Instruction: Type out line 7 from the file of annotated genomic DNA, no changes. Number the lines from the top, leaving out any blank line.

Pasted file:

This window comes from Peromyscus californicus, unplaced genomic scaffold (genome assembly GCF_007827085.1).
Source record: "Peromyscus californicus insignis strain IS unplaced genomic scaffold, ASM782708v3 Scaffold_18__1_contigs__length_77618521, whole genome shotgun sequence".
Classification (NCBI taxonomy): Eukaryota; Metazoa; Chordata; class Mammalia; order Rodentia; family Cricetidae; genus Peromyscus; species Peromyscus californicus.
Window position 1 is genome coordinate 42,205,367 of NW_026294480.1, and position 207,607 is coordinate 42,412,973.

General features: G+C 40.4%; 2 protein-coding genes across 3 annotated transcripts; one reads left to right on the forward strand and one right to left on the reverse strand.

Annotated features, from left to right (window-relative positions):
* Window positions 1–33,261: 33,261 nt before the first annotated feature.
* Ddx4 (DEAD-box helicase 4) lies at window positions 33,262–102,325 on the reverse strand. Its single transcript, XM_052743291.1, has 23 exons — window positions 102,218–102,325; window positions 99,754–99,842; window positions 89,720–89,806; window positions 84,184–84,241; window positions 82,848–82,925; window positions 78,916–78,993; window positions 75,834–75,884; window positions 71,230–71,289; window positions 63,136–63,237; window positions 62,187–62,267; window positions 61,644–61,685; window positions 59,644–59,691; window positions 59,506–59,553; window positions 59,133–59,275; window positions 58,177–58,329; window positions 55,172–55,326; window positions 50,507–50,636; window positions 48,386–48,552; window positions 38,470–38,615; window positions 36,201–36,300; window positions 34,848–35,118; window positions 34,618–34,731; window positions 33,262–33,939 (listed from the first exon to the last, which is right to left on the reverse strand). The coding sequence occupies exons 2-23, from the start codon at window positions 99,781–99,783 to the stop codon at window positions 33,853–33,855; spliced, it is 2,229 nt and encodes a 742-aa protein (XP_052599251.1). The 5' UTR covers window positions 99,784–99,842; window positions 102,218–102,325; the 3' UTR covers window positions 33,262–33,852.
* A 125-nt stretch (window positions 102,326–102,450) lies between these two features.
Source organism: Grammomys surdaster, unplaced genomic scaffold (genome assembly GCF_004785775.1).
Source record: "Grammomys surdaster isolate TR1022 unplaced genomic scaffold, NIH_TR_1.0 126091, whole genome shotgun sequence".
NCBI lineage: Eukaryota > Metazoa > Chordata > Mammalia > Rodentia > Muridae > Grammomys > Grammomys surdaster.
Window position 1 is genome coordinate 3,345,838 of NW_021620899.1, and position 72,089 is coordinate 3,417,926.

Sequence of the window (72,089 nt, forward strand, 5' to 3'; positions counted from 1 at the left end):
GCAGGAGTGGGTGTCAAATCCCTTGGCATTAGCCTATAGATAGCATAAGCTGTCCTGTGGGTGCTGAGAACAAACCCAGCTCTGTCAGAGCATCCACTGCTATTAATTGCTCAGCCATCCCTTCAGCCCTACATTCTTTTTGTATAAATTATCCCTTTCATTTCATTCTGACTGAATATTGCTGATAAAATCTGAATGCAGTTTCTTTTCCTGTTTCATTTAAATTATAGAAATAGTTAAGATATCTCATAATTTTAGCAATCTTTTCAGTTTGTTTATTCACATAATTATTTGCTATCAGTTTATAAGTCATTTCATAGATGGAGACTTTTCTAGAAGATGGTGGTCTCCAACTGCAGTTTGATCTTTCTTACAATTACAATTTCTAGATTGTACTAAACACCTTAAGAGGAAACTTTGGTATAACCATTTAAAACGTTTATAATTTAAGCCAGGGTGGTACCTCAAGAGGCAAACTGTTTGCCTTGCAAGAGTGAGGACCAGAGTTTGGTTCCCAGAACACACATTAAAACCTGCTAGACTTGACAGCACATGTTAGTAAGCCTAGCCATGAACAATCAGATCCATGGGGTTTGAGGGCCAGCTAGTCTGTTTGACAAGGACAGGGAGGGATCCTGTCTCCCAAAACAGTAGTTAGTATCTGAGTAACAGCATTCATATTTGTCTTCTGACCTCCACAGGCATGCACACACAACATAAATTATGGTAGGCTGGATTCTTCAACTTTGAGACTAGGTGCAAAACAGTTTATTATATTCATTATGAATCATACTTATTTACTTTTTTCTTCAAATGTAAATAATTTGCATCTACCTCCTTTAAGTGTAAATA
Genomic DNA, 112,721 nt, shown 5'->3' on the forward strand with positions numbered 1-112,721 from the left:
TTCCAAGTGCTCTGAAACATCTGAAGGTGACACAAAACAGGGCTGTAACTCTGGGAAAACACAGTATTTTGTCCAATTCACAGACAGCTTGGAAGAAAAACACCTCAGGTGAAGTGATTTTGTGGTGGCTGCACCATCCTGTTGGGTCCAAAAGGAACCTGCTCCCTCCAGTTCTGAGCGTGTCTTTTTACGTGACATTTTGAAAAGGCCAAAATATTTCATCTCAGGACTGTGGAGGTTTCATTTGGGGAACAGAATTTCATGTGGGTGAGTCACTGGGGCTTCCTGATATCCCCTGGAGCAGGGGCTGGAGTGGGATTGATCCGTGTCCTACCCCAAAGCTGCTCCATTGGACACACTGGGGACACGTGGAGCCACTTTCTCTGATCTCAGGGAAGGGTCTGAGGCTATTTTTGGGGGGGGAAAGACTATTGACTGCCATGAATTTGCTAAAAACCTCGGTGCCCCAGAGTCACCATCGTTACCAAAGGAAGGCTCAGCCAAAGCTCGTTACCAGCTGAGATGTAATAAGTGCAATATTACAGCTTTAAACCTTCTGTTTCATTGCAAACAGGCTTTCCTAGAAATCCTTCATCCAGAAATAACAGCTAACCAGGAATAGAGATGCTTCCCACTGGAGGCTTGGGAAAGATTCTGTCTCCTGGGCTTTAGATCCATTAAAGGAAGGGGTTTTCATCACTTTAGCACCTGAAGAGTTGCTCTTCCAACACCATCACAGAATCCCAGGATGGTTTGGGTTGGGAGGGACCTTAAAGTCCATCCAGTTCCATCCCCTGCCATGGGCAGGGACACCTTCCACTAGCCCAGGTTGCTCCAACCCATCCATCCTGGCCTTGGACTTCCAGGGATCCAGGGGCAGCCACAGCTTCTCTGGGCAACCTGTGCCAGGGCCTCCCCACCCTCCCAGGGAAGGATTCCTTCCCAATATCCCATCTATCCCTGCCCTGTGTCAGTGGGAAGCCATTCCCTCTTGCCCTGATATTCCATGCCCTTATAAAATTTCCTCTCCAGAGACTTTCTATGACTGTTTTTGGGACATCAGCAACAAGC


* Window positions 1–33,261: 33,261 nt before the first annotated feature.